How to buy shares in a company

Want to know how to buy shares in the UK? Follow these 4 simple steps and you'll be a share owner.

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There are a few different reasons why you might choose to buy shares — you might think the company is on to something and want to invest early to hopefully sell at a higher price down the line, Dragon’s Den style; you may want to get in on their dividends; or you might just want to have a go at beating the notoriously low interest rates currently on offer. Investing can potentially boost your savings as the value of your investments might rise as the company grows. Here’s how to buy shares, from choosing a broker to figuring out which stock to buy.

What are shares?

When a company lists on a stock exchange, it offers shares, which are little pieces of the company. When you buy shares, you get to vote on some of the company decisions and might be able to receive dividends. The share price of the company moves up and down based on factors that include decisions made by the company, how it performs financially and positive or negative press coverage. This helps to decide on how the company is valued.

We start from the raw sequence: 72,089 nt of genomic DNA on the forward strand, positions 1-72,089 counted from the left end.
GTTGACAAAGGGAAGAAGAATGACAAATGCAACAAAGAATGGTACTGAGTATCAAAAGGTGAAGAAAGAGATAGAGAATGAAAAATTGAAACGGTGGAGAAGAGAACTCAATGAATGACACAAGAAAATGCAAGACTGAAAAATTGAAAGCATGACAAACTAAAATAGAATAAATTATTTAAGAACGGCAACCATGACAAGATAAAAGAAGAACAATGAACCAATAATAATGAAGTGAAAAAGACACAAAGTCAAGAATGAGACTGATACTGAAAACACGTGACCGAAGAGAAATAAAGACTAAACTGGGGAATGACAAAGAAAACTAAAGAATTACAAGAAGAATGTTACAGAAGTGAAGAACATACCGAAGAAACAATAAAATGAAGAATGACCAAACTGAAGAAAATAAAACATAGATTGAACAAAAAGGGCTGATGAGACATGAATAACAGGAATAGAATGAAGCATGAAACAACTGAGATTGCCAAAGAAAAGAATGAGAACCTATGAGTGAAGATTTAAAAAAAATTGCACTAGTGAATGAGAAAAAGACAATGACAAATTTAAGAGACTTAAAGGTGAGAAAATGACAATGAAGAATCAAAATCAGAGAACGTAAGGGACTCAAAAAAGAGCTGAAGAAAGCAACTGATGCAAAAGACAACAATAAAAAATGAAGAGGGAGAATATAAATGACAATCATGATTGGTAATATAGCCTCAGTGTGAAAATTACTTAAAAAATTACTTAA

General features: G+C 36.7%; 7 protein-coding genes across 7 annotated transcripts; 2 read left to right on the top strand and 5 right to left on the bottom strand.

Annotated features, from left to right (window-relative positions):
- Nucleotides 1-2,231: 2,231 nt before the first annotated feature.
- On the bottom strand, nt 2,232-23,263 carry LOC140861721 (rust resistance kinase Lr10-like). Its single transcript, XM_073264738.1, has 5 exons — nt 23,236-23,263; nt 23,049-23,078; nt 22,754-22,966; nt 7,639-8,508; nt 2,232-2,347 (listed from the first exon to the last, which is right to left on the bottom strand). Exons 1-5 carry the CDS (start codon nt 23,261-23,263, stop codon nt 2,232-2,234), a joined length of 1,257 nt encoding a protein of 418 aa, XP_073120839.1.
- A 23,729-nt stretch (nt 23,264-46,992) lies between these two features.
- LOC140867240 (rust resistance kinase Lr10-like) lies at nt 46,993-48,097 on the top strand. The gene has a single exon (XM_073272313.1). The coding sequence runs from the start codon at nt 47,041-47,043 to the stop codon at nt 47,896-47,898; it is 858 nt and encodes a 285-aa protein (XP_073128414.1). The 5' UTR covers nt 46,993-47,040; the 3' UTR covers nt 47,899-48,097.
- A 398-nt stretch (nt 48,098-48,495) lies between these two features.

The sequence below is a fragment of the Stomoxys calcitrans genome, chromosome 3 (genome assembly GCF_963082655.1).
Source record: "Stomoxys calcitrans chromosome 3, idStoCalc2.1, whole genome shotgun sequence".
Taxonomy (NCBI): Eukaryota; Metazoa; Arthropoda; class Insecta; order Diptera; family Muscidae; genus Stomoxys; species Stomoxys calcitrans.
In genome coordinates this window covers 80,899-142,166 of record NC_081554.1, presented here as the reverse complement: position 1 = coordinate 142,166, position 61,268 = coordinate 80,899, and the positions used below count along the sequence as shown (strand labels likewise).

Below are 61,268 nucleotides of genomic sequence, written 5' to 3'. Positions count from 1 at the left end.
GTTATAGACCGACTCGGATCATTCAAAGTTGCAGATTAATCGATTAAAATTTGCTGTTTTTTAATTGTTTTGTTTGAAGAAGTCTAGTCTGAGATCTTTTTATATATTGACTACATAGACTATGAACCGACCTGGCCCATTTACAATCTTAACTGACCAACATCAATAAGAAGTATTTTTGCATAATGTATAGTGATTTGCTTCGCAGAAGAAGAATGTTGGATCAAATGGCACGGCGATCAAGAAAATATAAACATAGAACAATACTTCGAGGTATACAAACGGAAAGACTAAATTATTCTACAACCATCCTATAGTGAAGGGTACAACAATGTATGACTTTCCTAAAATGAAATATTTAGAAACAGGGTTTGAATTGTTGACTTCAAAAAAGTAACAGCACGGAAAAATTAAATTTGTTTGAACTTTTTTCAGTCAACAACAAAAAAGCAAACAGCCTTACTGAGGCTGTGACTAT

How to buy shares

Buying shares in a company is pretty simple — follow these 4 simple steps to get started. We’ve detailed each one in this guide.

  1. Sign up for a share-dealing platform
  2. Sign up for an account
  3. Choose shares to buy
  4. Place an order

All investing should be regarded as longer term. The value of your investments can go up and down, and you may get back less than you invest. Past performance is no guarantee of future results. If you’re not sure which investments are right for you, please seek out a financial adviser. Capital at risk.

Step 1: Sign up for a share-dealing platform

First things first, you’ll need to find a platform to buy and sell shares with. This is where you’ll be able to see all the shares on offer and a little about them, and where you’ll be able to keep track of your investments. Most modern investors use an online share-dealing platform, although you can still find brokers that work face-to-face or over the phone in the UK.